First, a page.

Today we begin with Gospels from Luke who was who had come close to Mary.

Wednesday, 9/4/13

For our daily Masses we have been following Matthew’s Gospel, but from today on we will follow Luke’s; so let me tell you how Luke came to write his Gospel. He was the only non-Jew writing a book of the Bible. He seemed to have been a physician who joined Paul twenty years after the death and resurrection of Jesus.

He began his Gospel by saying that he had read many account of the life of Jesus, and, wanting to write an orderly account for the people he knew, he checked with those who had known Jesus, and he borrowed, from all available accounts.

For what he wrote from Chapter Four through Nine, Luke borrowed from Mark’s account. In those chapters he wrote about the miracles performed by Jesus, and the Messianic prophesies fulfilled by Jesus. This reached a climax when Peter and the others told Jesus that they believed he was the Messiah.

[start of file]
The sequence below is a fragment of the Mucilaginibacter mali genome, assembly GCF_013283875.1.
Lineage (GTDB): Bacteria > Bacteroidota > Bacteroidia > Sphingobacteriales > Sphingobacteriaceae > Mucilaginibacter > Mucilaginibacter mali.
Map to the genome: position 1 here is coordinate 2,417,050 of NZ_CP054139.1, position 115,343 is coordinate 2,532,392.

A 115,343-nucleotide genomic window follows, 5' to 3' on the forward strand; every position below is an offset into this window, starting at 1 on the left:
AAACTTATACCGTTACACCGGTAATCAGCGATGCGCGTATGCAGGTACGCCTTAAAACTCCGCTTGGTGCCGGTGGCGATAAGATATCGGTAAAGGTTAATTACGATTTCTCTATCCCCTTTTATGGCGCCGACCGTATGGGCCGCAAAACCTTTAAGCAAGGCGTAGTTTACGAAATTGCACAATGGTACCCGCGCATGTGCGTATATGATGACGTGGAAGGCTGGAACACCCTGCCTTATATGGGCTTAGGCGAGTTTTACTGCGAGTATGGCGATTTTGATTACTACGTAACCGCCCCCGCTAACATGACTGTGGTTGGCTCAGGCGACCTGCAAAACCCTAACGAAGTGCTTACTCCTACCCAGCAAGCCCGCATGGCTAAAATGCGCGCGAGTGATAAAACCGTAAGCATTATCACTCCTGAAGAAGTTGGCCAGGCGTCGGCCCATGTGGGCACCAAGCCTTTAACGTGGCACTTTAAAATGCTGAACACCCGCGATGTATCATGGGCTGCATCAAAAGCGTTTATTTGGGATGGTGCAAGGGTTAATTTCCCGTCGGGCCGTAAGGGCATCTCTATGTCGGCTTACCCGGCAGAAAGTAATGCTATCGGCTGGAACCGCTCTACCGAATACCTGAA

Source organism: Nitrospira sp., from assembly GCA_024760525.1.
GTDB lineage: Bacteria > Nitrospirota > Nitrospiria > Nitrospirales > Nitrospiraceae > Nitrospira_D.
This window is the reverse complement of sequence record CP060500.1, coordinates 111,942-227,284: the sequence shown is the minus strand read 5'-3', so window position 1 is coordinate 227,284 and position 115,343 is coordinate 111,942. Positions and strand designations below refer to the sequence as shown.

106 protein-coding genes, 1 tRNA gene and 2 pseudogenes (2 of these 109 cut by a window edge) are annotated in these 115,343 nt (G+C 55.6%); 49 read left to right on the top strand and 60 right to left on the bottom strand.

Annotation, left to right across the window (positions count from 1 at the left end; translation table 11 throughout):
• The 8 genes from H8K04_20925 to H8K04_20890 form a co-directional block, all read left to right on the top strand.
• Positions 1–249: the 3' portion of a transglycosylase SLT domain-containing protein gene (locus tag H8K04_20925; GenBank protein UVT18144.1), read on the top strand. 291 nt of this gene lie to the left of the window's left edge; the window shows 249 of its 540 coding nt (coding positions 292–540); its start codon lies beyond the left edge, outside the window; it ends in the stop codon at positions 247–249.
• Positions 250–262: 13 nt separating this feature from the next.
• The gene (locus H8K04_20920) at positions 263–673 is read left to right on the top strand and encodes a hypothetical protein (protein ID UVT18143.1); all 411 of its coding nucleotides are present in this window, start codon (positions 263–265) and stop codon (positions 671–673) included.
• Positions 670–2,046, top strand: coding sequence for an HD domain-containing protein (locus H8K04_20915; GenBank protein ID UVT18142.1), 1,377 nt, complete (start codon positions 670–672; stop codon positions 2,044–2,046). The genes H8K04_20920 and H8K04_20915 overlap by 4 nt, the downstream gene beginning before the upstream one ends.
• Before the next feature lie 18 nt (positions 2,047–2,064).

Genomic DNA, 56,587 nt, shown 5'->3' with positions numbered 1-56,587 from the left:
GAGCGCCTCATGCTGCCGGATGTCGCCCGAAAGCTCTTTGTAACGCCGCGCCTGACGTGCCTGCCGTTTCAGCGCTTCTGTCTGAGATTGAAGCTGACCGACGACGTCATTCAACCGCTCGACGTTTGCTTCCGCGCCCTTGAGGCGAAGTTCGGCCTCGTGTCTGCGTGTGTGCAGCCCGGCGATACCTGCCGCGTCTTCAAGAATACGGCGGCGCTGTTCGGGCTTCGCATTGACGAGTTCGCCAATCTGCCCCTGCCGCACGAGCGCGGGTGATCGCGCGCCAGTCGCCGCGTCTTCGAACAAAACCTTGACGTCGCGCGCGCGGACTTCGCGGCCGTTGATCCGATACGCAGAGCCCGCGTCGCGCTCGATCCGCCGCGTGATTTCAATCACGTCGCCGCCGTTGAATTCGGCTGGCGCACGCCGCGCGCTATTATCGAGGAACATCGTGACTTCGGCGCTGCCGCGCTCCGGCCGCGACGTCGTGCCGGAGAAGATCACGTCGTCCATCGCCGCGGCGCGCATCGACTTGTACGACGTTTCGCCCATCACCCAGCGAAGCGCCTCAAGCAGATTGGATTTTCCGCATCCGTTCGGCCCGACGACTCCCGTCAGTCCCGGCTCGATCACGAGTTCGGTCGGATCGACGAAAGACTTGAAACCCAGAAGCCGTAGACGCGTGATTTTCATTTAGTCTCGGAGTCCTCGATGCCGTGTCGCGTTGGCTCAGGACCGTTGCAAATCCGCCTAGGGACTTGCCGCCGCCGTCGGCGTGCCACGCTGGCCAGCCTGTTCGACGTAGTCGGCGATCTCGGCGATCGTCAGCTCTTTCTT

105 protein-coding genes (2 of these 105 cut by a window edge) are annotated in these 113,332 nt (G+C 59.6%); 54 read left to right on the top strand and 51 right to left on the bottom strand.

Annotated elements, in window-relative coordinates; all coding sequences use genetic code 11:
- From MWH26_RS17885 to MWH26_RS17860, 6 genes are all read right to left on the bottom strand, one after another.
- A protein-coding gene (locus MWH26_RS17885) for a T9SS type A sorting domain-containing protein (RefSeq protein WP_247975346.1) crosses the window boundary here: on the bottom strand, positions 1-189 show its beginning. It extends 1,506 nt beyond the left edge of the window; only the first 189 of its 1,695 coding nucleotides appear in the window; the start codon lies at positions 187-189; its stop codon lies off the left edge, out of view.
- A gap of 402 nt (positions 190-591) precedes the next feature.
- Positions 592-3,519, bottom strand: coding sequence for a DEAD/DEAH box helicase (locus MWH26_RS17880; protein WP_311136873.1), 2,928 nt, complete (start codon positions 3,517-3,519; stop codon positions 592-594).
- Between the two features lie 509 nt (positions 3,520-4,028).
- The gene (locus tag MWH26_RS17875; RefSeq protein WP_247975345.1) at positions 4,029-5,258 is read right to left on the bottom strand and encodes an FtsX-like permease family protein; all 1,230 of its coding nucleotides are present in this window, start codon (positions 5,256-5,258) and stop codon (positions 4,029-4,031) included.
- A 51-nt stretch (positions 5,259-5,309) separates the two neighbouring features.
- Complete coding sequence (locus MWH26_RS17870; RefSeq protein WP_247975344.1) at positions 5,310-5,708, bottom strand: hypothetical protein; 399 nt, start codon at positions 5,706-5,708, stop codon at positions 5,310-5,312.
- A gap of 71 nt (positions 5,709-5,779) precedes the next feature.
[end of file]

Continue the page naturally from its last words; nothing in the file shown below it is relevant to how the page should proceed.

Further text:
Apart from those six chapters there are five others containing words of Jesus that are only recorded in his and Matthew’s Gospel. They both seemed to have used notes taken by an eye witness when Jesus was preaching.

To a great extent the remaining passages found only in Luke are the parables showing God’s mercy. The “Prodigal Son” and the “Good Samaritan” fit in there. As well, Luke is the only one who told us the story of Mary’s Annunciation and Visitation, along with the story of the twelve-year-old Jesus in the temple. Luke seemed to have been close to Mary and to Martha and Mary of Bethany. All in all, he thought highly of women. 

All the New Testament was written in Greek, and scholars of that language all say the Luke’s writings were the best in the New Testament. It is also man y people’s favorite.    

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